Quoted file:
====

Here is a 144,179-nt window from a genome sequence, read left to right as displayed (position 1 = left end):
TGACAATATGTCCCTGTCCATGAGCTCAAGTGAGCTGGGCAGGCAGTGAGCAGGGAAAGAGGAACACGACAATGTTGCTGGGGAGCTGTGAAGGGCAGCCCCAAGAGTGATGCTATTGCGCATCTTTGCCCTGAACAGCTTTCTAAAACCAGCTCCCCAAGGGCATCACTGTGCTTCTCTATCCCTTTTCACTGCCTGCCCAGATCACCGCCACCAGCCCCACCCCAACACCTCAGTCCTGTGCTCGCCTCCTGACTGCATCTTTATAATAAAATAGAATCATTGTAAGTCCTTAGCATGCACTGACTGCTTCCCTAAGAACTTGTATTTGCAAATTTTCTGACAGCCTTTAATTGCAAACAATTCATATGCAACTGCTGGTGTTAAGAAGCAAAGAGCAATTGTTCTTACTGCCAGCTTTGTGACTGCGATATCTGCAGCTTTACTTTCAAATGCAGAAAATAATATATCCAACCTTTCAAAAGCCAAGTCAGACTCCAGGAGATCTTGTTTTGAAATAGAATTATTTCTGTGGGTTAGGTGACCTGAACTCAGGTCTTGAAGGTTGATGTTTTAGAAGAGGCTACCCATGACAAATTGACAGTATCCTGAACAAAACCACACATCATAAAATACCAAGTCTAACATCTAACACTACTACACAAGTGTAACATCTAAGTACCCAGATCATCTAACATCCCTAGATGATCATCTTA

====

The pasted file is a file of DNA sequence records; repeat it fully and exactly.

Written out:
Here is a 144,179-nt window from a genome sequence, read left to right as displayed (position 1 = left end):
TGACAATATGTCCCTGTCCATGAGCTCAAGTGAGCTGGGCAGGCAGTGAGCAGGGAAAGAGGAACACGACAATGTTGCTGGGGAGCTGTGAAGGGCAGCCCCAAGAGTGATGCTATTGCGCATCTTTGCCCTGAACAGCTTTCTAAAACCAGCTCCCCAAGGGCATCACTGTGCTTCTCTATCCCTTTTCACTGCCTGCCCAGATCACCGCCACCAGCCCCACCCCAACACCTCAGTCCTGTGCTCGCCTCCTGACTGCATCTTTATAATAAAATAGAATCATTGTAAGTCCTTAGCATGCACTGACTGCTTCCCTAAGAACTTGTATTTGCAAATTTTCTGACAGCCTTTAATTGCAAACAATTCATATGCAACTGCTGGTGTTAAGAAGCAAAGAGCAATTGTTCTTACTGCCAGCTTTGTGACTGCGATATCTGCAGCTTTACTTTCAAATGCAGAAAATAATATATCCAACCTTTCAAAAGCCAAGTCAGACTCCAGGAGATCTTGTTTTGAAATAGAATTATTTCTGTGGGTTAGGTGACCTGAACTCAGGTCTTGAAGGTTGATGTTTTAGAAGAGGCTACCCATGACAAATTGACAGTATCCTGAACAAAACCACACATCATAAAATACCAAGTCTAACATCTAACACTACTACACAAGTGTAACATCTAAGTACCCAGATCATCTAACATCCCTAGATGATCATCTTA